With regard to the movements, the Rolex provides automatic winding, the Dolphin a non-quick set date, making the movements of roughly comparable complexity. The general finishing of the movements is similar, both in style and quality. While the Dolphin provides generally nicely finished decouvertures for the jewels (yellow arrow, below right), and the Rolex does not, two of the jewels in the Dolphin were set very badly off center (blue arrow). Jewel 1But only a single jewel hole in the Dolphin (inset) suggested the rough machining seen throughout most of the Explorer movement. The automatic winding section of the Rolex (a module attached to the top of the movement) is of much better quality than the basic movement in either watch.

As for the rest of the Dolphin movement, it shows a slight advantage over the Rolex in one area, slight deficits in another. On the whole, however, the Dolphin has a cleaner, more workmanlike approach to both construction and finish. Several items in the Dolphin, including the balance wheel, escape wheel and pallet lever, are of markedly better quality than the equivalent Explorer parts. And the Dolphin is executed without the pretense to elaborated surface finishes so poorly executed in visible areas of the Explorer. The Dolphin is simply brushed on most of the plate and bridges, and very clean. Like the Explorer, some surfaces remain unfinished.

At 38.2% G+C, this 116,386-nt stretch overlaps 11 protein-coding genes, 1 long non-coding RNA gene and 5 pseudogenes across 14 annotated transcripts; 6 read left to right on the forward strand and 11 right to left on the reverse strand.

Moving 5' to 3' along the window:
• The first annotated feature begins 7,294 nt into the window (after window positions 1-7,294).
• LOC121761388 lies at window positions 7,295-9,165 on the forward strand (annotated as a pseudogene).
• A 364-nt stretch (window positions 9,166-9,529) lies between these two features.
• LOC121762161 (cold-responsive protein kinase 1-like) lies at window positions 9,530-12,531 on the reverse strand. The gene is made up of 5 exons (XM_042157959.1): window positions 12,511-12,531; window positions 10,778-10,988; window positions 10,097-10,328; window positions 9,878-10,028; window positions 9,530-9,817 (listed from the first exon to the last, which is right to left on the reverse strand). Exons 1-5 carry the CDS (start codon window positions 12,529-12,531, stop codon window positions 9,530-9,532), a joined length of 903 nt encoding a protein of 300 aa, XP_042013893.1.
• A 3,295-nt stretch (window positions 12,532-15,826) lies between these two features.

Center wheel Balance
Plate edge Plate


The Dolphin's movement was very badly contaminated and also literally swimming in moisture. (The moisture may have been providing the watches only lubrication.) But this 24 year-old Dolphin showed remarkably good performance. The only attention I gave it was blowing the moisture out of the movement and a cleaning of visible surface dirt, both without any Dial up tapedisassembly. Strangely, the watch was almost entirely free of corrosion or rust, possibly because it was kept continually wet. Dial-up performance (right) was within two seconds per day, and the amplitude of 271 degrees is extraordinary given the condition of the watch. (One would normally expect a minimum of 275 degrees in a freshly serviced watch.) I could not improve on the (already very good) 0.3 millisecond beat error, though cleaning of the escapement would almost certainly help. Variation between the fastest (dial-up) and slowest (crown down, +13 seconds, 0.4 ms, 246 degrees) positions was only 11 seconds, also a remarkable performance.